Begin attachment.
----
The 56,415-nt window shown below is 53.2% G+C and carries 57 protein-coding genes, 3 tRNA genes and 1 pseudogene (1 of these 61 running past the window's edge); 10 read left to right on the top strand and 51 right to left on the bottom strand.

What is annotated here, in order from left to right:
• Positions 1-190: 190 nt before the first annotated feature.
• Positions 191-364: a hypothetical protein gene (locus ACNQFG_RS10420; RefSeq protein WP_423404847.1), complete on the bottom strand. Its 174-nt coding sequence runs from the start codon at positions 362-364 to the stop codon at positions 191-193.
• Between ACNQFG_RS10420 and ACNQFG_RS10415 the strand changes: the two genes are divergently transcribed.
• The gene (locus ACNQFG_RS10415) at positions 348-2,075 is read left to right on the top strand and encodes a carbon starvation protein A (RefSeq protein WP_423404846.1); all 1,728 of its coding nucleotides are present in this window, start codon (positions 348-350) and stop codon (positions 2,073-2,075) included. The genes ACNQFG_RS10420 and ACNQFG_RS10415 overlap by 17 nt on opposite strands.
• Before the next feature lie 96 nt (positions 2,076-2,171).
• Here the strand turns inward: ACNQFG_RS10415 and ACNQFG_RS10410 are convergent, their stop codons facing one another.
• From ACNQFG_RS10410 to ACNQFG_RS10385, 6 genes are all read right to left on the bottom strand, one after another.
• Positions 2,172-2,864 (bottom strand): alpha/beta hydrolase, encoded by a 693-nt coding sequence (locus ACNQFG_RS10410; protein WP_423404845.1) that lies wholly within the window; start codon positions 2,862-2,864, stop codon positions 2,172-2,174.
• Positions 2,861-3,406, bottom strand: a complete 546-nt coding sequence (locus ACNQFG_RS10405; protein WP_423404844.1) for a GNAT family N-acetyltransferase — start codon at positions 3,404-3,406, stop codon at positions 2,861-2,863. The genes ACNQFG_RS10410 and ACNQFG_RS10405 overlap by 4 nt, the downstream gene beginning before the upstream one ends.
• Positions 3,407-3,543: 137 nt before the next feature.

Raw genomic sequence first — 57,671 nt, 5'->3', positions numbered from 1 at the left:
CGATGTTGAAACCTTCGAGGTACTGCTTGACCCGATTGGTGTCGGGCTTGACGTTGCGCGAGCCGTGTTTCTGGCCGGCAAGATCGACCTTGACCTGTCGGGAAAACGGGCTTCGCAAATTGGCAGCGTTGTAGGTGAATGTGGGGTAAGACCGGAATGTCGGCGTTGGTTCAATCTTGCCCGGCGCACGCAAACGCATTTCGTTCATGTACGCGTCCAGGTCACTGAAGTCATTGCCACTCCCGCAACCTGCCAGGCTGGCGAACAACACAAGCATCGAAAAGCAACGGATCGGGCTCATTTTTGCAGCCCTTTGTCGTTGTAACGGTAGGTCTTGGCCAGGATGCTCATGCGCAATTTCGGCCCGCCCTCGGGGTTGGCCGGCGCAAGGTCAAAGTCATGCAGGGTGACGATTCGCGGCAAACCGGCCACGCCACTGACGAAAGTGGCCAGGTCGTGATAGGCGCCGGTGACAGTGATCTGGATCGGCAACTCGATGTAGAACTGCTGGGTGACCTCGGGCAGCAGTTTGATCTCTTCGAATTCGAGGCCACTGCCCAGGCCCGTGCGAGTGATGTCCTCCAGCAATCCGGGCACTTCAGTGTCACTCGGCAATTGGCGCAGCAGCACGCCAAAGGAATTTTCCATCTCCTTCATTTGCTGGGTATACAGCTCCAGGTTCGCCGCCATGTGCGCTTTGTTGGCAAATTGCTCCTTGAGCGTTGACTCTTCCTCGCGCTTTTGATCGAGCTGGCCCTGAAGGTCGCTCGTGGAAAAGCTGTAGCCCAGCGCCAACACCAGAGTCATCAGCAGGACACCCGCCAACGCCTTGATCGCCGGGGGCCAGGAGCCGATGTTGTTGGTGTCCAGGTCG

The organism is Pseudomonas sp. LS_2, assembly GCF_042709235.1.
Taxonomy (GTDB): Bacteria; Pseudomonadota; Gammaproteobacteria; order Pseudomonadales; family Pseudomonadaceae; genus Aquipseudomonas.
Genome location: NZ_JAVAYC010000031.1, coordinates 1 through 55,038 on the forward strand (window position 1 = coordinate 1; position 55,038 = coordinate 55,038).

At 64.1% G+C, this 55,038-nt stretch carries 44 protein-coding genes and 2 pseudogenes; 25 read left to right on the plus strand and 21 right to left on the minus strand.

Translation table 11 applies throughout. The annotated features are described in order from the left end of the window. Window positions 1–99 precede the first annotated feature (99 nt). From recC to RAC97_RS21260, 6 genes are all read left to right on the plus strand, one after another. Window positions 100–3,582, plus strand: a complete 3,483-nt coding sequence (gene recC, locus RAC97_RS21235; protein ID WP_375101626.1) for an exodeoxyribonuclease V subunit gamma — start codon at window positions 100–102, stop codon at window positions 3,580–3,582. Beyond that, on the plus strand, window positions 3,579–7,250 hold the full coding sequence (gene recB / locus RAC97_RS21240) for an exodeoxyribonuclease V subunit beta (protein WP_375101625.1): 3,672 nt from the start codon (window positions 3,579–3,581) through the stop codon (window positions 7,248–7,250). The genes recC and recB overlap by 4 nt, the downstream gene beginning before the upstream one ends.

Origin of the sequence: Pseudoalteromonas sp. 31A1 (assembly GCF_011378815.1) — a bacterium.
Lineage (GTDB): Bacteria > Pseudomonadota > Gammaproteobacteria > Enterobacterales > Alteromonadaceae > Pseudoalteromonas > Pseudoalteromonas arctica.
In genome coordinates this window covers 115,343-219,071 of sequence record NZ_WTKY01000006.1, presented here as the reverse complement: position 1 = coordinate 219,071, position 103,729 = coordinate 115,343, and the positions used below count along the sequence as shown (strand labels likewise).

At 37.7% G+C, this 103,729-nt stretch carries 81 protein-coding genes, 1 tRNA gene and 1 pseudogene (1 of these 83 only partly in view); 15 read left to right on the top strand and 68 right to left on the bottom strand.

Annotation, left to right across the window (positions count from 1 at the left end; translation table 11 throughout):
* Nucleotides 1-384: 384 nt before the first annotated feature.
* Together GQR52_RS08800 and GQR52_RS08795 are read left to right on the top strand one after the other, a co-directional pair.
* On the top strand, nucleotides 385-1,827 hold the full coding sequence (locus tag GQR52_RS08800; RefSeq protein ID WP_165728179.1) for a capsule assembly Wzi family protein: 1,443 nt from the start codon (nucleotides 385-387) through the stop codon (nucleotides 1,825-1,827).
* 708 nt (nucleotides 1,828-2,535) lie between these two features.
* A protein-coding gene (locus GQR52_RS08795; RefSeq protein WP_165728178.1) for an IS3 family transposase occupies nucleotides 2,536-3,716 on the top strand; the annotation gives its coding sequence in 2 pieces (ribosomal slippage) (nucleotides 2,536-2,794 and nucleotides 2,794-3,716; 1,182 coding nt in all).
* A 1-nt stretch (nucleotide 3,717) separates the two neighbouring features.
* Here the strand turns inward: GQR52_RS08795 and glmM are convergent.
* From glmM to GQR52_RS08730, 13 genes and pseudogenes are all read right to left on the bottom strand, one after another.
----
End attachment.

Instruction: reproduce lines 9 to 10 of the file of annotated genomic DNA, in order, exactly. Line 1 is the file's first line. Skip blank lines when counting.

• From ACNQFG_RS10410 to ACNQFG_RS10385, 6 genes are all read right to left on the bottom strand, one after another.
• Positions 2,172-2,864 (bottom strand): alpha/beta hydrolase, encoded by a 693-nt coding sequence (locus ACNQFG_RS10410; protein WP_423404845.1) that lies wholly within the window; start codon positions 2,862-2,864, stop codon positions 2,172-2,174.